Parkinson’s disease questionnaire eight dimensions
 RMS:

Root mean square error
 UPDRS:

Unified Parkinson’s disease rating scale.
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Acknowledgements
The article was edited for Englisch language by American journal experts.
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Competing interests
This study was supported by a research grant from the German Federal Ministry of Education and Research/Parkinson Competence Network, 01GI9901/1 and the German Parkinson Association. Prof. Siebert’s work was in part supported by the COMET Center ONCOTYROL, which is funded by the Austrian Federal Ministries BMVIT/BMWFJ (via FFG) and the Tiroler Zukunftsstiftung/Standortagentur Tirol (SAT). Andrew Siderowf is an employee of Avid Radiopharmaceuticals, a wholly owned subsidiary of Eli Lilly and Co. No competing financial and nonfinancial interests exist which adversely affected the preparation of this manuscript.
Authors’ contributions
JD was involved in the conception, organization and execution of the research project. She evaluated the design of statistical analysis and has written the first draft of this article. JK supported the statistical analysis in design and execution and reviewed the article critically. BB was involved in the execution of the research project and the reviewing of the article. JPR organized the research project and reviewed the article. MBG and YW reviewed the article. AS provided data for the analysis and reviewed the article. WHO reviewed the article. GD provided data for the analysis and reviewed the article. US was responsible for the execution of the research project, the design of statistical analysis and reviewed the manuscript. RD was involved in the conception, organization and execution of the research project. He supported the development of the statistical design and reviewed the article. All authors read and approved the final manuscript.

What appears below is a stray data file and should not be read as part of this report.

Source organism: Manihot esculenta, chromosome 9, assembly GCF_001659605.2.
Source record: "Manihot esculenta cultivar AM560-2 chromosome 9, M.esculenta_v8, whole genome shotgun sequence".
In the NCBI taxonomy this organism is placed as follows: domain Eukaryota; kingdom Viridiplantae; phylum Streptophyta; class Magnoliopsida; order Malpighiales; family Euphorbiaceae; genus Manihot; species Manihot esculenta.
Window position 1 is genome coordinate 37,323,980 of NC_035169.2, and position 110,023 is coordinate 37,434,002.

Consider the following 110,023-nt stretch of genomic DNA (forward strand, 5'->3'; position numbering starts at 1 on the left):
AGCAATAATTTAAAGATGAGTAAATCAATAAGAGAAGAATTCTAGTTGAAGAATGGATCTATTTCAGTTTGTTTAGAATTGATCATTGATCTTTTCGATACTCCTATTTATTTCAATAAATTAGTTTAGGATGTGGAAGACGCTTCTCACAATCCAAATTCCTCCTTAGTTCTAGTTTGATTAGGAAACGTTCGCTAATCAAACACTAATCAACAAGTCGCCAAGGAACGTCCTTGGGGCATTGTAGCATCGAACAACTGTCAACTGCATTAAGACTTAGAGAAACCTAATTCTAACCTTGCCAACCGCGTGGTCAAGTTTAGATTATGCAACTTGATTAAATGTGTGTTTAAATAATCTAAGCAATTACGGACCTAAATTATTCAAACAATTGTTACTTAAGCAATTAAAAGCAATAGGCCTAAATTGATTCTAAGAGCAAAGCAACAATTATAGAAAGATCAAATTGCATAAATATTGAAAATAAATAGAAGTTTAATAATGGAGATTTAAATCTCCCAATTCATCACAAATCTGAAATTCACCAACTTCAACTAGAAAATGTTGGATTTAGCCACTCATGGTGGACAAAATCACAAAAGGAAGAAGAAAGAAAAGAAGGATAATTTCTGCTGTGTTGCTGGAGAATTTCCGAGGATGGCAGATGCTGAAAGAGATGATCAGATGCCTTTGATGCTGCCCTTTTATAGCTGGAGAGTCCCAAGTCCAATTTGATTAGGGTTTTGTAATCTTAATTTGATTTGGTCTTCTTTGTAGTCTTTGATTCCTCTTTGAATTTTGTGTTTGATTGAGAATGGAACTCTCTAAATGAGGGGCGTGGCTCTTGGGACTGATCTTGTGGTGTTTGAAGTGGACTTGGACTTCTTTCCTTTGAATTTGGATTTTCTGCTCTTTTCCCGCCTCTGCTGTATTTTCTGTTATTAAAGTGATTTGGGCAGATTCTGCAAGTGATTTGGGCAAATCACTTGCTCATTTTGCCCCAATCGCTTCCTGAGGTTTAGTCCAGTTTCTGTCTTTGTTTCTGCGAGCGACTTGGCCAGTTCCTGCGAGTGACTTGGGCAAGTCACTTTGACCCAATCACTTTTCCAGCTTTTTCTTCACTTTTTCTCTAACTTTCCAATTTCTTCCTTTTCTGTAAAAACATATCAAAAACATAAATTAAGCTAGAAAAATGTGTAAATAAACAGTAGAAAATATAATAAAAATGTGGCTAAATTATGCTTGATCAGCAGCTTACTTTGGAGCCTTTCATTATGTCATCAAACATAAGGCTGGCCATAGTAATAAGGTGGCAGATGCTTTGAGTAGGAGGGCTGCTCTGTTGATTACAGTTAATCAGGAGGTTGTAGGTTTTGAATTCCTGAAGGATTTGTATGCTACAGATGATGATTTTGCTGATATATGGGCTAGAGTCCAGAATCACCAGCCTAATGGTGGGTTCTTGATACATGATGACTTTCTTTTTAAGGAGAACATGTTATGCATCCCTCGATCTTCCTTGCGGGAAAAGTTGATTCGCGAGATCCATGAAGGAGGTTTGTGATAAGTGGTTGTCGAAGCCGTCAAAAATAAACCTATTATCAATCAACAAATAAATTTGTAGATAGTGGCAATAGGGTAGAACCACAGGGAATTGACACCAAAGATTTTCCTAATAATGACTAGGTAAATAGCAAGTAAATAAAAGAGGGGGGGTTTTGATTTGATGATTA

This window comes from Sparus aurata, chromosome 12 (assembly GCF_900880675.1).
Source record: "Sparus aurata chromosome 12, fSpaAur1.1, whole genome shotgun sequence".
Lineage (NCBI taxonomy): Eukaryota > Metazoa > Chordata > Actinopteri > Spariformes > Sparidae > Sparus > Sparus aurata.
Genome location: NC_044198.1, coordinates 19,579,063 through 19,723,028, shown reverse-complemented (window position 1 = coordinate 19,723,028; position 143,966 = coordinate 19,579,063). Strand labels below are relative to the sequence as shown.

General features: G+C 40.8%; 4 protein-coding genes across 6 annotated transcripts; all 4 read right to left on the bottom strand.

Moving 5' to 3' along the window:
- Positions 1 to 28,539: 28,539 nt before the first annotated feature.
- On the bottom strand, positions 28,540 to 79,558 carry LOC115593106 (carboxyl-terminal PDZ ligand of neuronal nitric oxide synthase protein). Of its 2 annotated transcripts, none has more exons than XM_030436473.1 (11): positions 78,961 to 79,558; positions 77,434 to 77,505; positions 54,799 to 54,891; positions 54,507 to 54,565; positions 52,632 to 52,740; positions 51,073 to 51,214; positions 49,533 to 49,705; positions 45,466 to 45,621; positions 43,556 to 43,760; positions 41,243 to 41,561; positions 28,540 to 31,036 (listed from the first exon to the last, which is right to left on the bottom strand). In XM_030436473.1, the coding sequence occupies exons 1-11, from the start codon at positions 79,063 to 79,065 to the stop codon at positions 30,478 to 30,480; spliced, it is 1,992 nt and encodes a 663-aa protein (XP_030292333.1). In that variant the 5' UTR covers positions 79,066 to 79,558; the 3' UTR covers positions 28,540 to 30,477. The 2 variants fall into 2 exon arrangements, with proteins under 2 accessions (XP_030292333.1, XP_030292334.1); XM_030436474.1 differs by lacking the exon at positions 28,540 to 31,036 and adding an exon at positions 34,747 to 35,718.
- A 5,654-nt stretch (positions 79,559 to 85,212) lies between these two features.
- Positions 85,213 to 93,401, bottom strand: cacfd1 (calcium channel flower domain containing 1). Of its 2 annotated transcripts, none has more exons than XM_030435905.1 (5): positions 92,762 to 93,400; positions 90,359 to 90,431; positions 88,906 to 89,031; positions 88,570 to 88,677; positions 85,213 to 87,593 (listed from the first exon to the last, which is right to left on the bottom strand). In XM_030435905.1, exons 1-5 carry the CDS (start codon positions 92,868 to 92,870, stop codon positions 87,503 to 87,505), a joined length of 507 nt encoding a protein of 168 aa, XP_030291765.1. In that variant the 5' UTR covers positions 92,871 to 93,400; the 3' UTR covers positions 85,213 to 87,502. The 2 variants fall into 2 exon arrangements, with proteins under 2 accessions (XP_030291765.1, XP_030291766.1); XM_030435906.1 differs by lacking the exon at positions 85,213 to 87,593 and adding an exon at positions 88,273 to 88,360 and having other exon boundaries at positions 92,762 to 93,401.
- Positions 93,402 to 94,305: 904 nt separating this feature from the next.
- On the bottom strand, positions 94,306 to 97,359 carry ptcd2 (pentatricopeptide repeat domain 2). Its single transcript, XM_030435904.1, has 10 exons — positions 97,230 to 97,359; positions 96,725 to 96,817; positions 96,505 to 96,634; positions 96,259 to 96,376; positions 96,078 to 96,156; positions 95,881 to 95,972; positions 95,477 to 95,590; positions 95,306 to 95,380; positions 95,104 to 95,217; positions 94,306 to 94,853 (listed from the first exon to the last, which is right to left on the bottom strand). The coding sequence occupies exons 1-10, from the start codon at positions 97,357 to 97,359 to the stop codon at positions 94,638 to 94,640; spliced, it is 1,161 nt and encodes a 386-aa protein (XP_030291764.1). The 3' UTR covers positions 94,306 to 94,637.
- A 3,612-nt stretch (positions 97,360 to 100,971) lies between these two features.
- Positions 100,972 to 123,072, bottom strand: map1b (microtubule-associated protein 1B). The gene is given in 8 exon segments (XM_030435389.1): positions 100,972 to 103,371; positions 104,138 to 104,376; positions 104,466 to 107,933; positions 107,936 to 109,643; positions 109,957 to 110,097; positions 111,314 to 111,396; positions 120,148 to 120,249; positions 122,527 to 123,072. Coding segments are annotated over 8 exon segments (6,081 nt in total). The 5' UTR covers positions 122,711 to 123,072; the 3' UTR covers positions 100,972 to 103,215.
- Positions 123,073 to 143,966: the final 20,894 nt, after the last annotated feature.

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Dams, J., Klotsche, J., Bornschein, B. et al. Mapping the EQ5D index by UPDRS and PDQ8 in patients with Parkinson’s disease. Health Qual Life Outcomes 11, 35 (2013). https://doi.org/10.1186/147775251135
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Keywords
 Parkinson’s disease
 Quality of life
 EuroQoL/EQ5D
 UPDRS
 PDQ8
 Prediction